1. Martine Oglethorpe

      I am sure you will do a great job of teaching them Jess x

  6. stephanie

    With a 3 year old, we are not at a stage for use of social media, that being said our 3 year old does watch videos on you tube. So I am keenly aware of the need for supervision at this stage. My view is that I rather keep up with technology now and be prepared for when we get hit with it, as you say technology is being accessed at a younger age. Thanks!

    1. Martine Oglethorpe

      Thanks Stephanie. Certainly kids using the technology at a younger age means more supervision and I am sure you will be well prepared when it starts to escalate!

  7. Emily @ Have A Laugh On Me

    My friend lets her son on FB but as long as she can access it, it seems to work for them, so far! I dread when my kids try to sneak around on technology that’s why I’m to try and be very open about it!

  8. Renee

    Fortunately I don’t have to worry about this yet! It really is difficult with technology being such a fast moving beast. Looking at things from your kids’ perspective is definitely key I believe.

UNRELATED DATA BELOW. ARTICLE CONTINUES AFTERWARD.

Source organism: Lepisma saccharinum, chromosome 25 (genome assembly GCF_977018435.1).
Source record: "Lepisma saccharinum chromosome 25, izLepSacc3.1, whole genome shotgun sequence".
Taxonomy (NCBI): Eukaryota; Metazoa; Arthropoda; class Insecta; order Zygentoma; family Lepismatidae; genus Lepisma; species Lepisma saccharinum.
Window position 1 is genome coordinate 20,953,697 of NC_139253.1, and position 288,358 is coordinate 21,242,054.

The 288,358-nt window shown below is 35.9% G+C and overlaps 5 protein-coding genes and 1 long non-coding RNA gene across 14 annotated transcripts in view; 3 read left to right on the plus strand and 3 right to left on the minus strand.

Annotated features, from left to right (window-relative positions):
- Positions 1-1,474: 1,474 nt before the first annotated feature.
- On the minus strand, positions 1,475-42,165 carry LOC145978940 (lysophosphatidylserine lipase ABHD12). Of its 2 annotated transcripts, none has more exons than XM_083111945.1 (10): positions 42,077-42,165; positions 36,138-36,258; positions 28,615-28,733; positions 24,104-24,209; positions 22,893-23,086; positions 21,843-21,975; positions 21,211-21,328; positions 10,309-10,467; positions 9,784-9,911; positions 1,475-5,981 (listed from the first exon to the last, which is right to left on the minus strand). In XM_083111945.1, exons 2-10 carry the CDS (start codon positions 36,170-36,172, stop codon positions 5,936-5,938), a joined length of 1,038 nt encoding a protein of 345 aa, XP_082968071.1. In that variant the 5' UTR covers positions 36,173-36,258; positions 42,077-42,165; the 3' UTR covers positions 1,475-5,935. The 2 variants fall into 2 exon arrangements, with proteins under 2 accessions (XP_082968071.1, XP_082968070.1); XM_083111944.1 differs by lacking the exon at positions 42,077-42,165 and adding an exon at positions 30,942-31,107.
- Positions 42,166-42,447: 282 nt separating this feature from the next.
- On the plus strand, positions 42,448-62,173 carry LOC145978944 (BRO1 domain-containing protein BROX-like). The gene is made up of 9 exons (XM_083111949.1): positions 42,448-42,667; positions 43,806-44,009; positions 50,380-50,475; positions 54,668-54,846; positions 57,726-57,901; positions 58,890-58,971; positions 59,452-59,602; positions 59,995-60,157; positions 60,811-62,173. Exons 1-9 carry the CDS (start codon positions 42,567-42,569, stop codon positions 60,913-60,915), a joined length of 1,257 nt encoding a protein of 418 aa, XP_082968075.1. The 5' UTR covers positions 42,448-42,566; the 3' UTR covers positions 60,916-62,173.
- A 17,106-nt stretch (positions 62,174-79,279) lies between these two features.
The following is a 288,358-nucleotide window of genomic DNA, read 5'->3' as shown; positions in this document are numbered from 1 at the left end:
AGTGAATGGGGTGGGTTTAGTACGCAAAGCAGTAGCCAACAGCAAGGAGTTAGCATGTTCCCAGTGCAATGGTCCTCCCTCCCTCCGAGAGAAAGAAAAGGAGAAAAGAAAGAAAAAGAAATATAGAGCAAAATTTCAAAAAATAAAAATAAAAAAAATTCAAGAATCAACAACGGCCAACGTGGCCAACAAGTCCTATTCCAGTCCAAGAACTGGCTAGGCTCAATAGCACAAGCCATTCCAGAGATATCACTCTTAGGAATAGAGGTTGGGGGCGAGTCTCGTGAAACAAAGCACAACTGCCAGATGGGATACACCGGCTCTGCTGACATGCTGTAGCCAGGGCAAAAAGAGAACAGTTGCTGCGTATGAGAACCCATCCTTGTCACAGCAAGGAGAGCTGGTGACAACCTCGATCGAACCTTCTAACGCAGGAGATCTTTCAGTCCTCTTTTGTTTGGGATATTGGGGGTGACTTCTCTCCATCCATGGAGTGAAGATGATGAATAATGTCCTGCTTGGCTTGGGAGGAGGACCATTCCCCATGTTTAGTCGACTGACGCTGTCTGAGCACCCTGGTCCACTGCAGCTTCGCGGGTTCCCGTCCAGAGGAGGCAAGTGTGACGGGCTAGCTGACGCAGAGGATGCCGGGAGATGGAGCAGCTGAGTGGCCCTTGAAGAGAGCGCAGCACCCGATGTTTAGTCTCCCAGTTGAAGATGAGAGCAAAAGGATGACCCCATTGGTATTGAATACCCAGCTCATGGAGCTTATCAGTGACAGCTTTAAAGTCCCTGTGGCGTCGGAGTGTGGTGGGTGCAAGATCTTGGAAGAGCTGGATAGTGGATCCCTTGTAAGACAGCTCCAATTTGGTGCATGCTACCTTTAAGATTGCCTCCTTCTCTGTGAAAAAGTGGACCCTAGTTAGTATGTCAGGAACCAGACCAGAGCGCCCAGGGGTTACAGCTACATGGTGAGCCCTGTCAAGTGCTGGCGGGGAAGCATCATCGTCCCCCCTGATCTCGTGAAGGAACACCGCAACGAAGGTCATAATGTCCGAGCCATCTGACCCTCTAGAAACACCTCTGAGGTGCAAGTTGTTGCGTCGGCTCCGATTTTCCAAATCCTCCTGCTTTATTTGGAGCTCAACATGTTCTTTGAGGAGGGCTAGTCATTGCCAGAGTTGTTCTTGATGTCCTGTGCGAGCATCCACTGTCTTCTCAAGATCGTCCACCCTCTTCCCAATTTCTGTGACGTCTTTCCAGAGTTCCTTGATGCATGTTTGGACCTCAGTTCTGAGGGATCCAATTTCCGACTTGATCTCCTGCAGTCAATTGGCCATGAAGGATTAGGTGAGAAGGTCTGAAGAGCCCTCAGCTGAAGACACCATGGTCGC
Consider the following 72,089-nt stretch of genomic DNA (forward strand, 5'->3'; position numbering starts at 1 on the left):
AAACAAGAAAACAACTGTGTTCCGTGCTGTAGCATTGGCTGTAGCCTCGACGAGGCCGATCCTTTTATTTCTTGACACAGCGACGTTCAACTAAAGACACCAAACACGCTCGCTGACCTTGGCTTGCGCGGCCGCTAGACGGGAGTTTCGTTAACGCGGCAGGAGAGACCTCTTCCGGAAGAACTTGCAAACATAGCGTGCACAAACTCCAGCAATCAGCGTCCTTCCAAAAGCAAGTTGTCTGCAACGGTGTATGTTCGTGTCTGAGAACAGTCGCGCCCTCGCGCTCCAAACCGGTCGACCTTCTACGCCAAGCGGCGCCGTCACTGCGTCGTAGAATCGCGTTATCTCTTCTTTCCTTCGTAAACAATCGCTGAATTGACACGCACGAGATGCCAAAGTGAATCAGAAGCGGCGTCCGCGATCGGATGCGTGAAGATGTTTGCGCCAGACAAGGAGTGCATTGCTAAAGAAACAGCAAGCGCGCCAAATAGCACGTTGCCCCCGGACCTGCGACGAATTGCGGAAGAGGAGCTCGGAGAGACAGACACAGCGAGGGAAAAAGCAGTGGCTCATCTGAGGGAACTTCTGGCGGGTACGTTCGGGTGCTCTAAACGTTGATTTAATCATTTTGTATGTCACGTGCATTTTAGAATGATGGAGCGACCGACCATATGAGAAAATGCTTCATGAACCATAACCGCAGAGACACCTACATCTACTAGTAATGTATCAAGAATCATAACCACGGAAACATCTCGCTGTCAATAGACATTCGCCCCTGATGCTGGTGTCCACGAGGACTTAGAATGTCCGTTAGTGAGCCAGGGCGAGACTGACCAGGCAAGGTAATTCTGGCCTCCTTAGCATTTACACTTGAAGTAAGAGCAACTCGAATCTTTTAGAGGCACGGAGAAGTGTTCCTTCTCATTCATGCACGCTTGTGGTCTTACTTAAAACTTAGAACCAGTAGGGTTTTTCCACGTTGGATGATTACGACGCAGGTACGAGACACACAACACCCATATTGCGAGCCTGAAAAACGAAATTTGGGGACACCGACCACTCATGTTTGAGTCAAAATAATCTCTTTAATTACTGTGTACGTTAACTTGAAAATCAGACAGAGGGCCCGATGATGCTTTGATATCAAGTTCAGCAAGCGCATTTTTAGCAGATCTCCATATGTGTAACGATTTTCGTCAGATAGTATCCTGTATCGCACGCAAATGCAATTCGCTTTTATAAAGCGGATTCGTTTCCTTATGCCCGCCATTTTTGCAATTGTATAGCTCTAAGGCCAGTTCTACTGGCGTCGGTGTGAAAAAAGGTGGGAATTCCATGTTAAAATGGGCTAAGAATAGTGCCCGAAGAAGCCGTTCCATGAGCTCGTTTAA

9. Lydia C. Lee

    As always, a great post. I’ve said it before, but I love your blog for this stuff.

  10. Jody at Six Little Hearts

    I can’t believe parents lets their kids use Facebook! So many kids at my children’s primary school are users of social media with their own accounts – it’s insanity! Thankfully my kids are not interested as I wouldn’t let them anyway!
    A great read, thanks.

  11. Eva @ The Multitasking Mummy

    I am going to say it scares me and not because I feel powerless or I’m a pushover, but I read and hear about all of these things happening with technology and kids and it’s going to be a real roller coaster. My son is 2 and I can only imagine what the technology is going to be like when he’s older. I guess I am from the generation who was the last to go through school wihtout a mobile phone (I guess I had one in grade 12 when I started driving but it just made calls), we had tapes and we were introduced to this thing called the internet and used MS-DOS style programs. It doesn’t only scare me regarding what they see, it scares me about how they will be socially, how they will learn, how they will experience and appreciate life with technology that can do everything for them.